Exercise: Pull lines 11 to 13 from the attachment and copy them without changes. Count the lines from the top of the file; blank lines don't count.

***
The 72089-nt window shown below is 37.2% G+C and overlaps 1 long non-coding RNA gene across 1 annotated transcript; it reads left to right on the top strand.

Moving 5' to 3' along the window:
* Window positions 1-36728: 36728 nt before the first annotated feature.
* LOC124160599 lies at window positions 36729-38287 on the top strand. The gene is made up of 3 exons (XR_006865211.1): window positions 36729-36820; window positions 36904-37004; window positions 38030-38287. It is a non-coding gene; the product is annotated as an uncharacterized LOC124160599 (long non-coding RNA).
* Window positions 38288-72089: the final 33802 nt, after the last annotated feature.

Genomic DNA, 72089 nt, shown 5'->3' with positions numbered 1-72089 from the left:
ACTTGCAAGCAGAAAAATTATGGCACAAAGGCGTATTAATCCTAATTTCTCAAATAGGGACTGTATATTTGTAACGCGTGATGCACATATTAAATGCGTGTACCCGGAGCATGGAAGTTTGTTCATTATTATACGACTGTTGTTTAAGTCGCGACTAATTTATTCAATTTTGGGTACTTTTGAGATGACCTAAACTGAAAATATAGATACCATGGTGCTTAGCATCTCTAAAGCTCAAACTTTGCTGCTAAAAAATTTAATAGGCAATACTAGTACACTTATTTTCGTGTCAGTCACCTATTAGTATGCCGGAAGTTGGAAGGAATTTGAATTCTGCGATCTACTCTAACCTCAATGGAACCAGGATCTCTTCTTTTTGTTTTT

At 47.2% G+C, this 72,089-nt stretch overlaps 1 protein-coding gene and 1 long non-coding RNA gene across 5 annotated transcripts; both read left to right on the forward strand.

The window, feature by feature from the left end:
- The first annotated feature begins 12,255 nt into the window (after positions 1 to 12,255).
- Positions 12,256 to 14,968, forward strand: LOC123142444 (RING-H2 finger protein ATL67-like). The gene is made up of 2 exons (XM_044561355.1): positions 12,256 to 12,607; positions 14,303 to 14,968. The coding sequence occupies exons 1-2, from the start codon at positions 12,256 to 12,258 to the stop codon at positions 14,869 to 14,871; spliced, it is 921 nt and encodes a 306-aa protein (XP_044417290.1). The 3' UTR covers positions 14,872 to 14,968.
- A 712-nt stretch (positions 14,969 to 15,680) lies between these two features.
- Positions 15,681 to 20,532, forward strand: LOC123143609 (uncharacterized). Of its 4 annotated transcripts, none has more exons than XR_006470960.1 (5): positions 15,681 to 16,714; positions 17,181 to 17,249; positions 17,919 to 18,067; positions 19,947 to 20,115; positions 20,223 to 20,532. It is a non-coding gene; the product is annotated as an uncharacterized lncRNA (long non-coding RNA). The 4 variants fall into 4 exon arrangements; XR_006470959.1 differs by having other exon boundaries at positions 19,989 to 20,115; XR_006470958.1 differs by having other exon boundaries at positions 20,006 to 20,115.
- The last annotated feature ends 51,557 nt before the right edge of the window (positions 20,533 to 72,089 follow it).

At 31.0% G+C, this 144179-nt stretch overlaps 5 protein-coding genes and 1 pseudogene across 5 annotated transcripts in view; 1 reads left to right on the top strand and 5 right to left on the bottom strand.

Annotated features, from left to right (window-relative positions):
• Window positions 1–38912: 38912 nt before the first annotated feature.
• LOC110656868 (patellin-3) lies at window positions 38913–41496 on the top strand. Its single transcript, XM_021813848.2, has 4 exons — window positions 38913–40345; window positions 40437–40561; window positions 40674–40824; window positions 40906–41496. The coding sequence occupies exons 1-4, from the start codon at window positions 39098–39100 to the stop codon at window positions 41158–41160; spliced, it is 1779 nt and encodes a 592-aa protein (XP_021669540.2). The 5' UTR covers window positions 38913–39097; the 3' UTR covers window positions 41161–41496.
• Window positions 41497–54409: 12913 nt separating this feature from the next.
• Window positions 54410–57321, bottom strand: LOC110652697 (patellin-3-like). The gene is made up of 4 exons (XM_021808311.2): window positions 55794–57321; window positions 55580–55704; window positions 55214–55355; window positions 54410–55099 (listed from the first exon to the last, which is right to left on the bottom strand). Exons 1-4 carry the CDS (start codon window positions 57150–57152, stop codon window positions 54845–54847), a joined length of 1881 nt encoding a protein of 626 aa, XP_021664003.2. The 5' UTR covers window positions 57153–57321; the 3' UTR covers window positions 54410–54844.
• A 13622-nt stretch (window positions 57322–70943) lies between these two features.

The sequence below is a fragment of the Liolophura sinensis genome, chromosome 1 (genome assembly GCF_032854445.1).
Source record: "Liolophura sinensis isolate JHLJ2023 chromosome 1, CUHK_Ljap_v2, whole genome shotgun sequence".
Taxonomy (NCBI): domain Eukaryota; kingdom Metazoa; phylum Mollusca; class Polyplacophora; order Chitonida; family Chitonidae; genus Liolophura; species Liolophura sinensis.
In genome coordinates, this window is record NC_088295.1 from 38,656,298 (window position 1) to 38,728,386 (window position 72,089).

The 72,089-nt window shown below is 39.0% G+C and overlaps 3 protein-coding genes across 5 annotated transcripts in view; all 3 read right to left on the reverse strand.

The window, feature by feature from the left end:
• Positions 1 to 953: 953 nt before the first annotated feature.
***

- Positions 12,256 to 14,968, forward strand: LOC123142444 (RING-H2 finger protein ATL67-like). The gene is made up of 2 exons (XM_044561355.1): positions 12,256 to 12,607; positions 14,303 to 14,968. The coding sequence occupies exons 1-2, from the start codon at positions 12,256 to 12,258 to the stop codon at positions 14,869 to 14,871; spliced, it is 921 nt and encodes a 306-aa protein (XP_044417290.1). The 3' UTR covers positions 14,872 to 14,968.
- A 712-nt stretch (positions 14,969 to 15,680) lies between these two features.
- Positions 15,681 to 20,532, forward strand: LOC123143609 (uncharacterized). Of its 4 annotated transcripts, none has more exons than XR_006470960.1 (5): positions 15,681 to 16,714; positions 17,181 to 17,249; positions 17,919 to 18,067; positions 19,947 to 20,115; positions 20,223 to 20,532. It is a non-coding gene; the product is annotated as an uncharacterized lncRNA (long non-coding RNA). The 4 variants fall into 4 exon arrangements; XR_006470959.1 differs by having other exon boundaries at positions 19,989 to 20,115; XR_006470958.1 differs by having other exon boundaries at positions 20,006 to 20,115.